Andrzej was explaining some of the surgery his sister has been going through.  She had a tumour in one part of her head or neck which had grown quietly inside her ever since she was a child and the nuclear power plant at Chernobyl exploded.  Almost everyone in their part of Poland had been affected as children but only now are the problems manifesting. It took this long for the tumour to grow and become something which anyone could find and identify.  Andrzej was trying to explain the situation of his sister’s neck and her surgery but because his English is not great he often has to resort to peculiar uses of language.  Today he spoke of the doctor who is going to fix The Yoke in the neck of his sister. Yoke is a catch-all kind of word.  It is a word which is used to name something or anything instead of using its proper name.  Yoke is interchangeable with Thing. Yoke is a thoroughly Irish bit of slang. It was fine to hear it coming from Andrzej with his strong Polish accent because I am sure that even if he had known the correct word for the part that was being fixed in his sisters neck we would not have known what it was anyway.  We would not have known the word in English nor in Polish.  It was just fine for him to call it a Yoke and for us to think of it as a Yoke.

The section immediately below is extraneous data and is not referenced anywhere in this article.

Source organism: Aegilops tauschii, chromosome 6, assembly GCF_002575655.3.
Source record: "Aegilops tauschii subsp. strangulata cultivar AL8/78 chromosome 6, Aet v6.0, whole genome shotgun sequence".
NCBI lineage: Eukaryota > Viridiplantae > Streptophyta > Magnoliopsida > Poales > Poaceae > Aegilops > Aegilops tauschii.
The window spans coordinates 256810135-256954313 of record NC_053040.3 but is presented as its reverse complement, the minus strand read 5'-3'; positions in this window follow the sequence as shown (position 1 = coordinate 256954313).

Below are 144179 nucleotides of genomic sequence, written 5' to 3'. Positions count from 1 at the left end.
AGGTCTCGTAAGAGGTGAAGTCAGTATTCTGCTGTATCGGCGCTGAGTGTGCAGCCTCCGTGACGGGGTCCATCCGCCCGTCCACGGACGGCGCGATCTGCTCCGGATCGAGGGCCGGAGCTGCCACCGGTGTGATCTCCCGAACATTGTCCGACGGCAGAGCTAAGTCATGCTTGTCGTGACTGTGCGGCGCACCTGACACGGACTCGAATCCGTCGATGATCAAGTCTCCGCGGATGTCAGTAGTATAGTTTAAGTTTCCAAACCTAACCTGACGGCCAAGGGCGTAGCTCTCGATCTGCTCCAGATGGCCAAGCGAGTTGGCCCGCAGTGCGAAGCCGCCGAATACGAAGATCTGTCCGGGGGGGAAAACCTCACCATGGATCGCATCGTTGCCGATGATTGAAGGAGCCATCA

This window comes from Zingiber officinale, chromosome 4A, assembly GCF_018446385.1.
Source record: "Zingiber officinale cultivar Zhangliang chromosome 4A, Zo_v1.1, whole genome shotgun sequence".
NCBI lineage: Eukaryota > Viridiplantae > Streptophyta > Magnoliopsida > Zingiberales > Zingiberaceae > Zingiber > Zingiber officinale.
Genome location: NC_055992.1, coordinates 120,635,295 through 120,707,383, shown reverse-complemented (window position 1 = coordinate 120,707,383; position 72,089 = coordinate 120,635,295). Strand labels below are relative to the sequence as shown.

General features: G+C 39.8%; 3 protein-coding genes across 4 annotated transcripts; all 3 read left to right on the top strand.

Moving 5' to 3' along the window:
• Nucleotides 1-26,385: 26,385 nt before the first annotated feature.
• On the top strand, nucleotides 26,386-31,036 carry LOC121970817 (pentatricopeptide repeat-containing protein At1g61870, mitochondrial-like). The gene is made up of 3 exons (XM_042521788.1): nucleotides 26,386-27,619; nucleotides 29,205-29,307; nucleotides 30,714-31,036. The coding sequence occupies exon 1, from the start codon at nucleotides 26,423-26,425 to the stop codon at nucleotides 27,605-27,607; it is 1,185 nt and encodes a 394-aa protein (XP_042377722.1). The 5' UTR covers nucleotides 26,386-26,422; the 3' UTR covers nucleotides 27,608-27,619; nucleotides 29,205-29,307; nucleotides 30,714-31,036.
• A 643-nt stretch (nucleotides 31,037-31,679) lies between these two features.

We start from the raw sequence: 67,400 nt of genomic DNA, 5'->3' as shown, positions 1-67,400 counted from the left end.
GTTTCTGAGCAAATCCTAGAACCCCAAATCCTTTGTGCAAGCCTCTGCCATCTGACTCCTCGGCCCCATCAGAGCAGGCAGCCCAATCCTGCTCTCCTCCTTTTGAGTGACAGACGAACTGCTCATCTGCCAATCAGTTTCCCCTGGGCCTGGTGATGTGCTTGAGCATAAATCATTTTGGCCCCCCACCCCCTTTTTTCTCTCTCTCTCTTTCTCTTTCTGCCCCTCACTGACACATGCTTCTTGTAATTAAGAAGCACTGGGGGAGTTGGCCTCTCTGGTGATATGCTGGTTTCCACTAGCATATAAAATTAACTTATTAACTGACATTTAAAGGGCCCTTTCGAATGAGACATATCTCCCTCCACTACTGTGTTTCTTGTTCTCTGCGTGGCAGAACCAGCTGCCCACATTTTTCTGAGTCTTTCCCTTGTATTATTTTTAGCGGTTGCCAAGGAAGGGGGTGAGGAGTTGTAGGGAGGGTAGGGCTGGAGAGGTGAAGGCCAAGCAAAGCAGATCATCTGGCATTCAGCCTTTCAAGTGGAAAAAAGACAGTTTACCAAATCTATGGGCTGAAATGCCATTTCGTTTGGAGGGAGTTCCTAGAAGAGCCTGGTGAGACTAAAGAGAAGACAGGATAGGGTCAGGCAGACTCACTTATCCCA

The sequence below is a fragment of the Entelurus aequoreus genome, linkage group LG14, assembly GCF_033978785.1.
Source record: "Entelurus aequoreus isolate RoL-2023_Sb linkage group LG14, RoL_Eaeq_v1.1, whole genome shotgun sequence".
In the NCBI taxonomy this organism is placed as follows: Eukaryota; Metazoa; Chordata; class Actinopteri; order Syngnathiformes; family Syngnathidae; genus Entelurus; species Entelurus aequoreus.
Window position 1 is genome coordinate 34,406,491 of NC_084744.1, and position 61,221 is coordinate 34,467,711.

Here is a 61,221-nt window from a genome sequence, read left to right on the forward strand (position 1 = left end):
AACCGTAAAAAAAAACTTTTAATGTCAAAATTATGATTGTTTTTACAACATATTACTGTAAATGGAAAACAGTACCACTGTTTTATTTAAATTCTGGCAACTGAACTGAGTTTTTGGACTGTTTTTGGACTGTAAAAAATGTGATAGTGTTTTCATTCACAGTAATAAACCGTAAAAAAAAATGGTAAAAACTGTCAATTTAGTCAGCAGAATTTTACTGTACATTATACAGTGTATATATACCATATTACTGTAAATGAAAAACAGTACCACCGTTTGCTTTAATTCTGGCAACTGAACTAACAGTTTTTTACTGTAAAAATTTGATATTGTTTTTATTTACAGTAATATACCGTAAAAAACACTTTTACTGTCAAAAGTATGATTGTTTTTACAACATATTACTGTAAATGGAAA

5 June Sunday

Yesterday TJ installed a hand rail on the side of the barn. We were not allowed to touch it while the paint was wet. Today I have been up and down dozens of times simply enjoying the fact that it is there.

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4 June Saturday

TJ the blacksmith spoke about the apple tarts that his mother made.  There were a lot of children to feed so his mother never made a tart with a top crust. Instead she made her apple tart on a large rectangular baking sheet.  There was a crust on the bottom with sliced apples and sugar and butter spread over the top.  When the children saw that their mother was preparing a tart they tried hard to be helpful by setting the table or doing some small job that she would notice.  They were eagerly competing to be one of the four chosen to receive a corner piece.  The corners were the best and sweetest pieces. The children were convinced that the sugar oozed down into the corners. Unless the baking tray was quite misshapen I do not think that the corners would have more sugar in them than any other portion of the tart, but TJ was so happy remembering the sweet corners that I said nothing. Or perhaps his mother piled extra sugar in the corners just to maintain the excitement.